The best musical moments in PC gaming

Her Story - Discovering the music clips

In Her Story, you’re asked to search through an old database of interview clips, the subject of which is a murder suspect. The only way to find more clips is to search using keywords that might shine the light on secondary characters or curious lines of inquiry, and it’s likely the average player won’t see them all. Hidden in the mire are two clips of the suspect exercising her musical prowess. Hardly necessary to piece together the mystery itself, the song serves as intriguing character color. The song also carries some themes that hit a bit too close to possible suspicions to ignore. Maybe it’s just a song. Then again, maybe it’s not.

The Cat Lady - Accidentally cutting your arm off

Not many adventure games are so suffocating that I’ve required multiple breaks because of the subject matter instead of the puzzles. The Cat Lady deals with themes of depression, suicide, and violence and it’s all overtly visually represented—an unrelenting torture movie (think, Inside) set against the surreal, psychological backdrop of Silent Hill or Jacob’s Ladder. The game is very much in the latter camp at first, a slow dissolve of realities. It’s all intentionally subdued, because once the ‘The Arm Scene’ rolled around, I jumped out of my seat in simultaneous horror and amazement. Some music kicks in that in any other context I might find hokey, but it serves the sudden shift in tone perfectly. And so, one of the best horror scenes in gaming was cemented.

Left 4 Dead 2 - The Dark Carnival finale

Dark Carnival is one of the best L4D campaigns for the way it builds on the fiction of the musical finale. The Midnight Riders, a Platonic 80s hard rock band, were set to put on a show for the carnival goers. As it happens, the zombie apocalypse forced a schedule change. Throughout the campaign, graffiti, character dialogue, and other environmental tidbits clue the player into who the Midnight Riders are and what people think about them. They follow the washed up stereotype of a band whose glory days are long gone. As made evident by the finale, they now lipsync live shows at rural fairgrounds. The survivors have to kick off the stage pyrotechnics and audio to get the attention of a helicopter, which is just one of the Midnight Rider songs on blast. It attracts the horde of course, but smashing waves of zombies over the head with electric guitars amid pyrotechnics to the tune of a good Motorhead approximation? Pretty cool.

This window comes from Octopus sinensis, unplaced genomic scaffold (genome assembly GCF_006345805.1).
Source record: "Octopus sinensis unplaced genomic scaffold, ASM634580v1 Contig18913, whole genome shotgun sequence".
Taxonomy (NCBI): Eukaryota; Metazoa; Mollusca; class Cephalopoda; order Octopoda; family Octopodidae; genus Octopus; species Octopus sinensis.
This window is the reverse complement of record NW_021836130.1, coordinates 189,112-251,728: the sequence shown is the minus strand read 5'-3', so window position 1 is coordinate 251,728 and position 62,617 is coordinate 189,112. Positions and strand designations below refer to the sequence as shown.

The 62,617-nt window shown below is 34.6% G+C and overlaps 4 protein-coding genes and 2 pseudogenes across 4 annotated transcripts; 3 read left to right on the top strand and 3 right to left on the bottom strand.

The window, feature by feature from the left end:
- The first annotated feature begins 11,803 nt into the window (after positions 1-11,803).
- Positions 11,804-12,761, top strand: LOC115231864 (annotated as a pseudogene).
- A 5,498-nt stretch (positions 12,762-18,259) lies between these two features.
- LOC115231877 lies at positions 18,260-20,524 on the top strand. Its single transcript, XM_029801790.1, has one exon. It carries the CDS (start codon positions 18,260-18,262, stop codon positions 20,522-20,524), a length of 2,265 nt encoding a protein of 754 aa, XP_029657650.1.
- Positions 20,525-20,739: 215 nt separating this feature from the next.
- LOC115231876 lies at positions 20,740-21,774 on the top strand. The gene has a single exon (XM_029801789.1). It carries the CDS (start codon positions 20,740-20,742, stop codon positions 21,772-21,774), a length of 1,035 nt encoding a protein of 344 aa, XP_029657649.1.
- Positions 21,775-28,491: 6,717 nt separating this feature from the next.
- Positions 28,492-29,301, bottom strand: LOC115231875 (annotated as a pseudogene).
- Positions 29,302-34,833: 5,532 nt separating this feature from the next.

Bonus: All I Want For Christmas (is to kick your ass)

Grand Theft Auto: Vice City - Doing almost anything to 80s radio

The first time I heard Sunglasses at Night was in GTA: Vice City. My friend David and I were driving motorcycles into walls at high speeds. Never have the 80s been more perfectly represented. OK, not true, I wouldn’t know since I only clipped the tail of ‘89, but Vice City felt like a distinct time and place, even if it was lampooned and exaggerated. Sure, there was plenty of neon and white suits and cocaine, but what sealed the deal was the soundtrack. Flock of Seagulls might come on as we drove the city at night, and what was formerly a mess of colored polygons would suddenly sharpen into pop culture’s Miami.

Tales from the Borderlands - The Episode 2 introductory credits

Every game in the Borderlands series has thrown a catchy tune into the introductory credits while some kind of comic drama unfolds underneath. It’s always been fun and sets the tone, but not until the second episode of Telltale’s Tales from the Borderlands did I think, damn, this is cool. And you actually get to play the scene. Through the combination of choice camera work, likable characters, a good song, and interactivity, I felt like it was the first time Borderlands’ identity crystallized in a positive way.

At only 11 years old, James took apart his parents’ computer and couldn’t figure out how to put it back together again. As an Associate Editor, he’s embarked on a dangerous quest to solve Video Games. Wish him luck.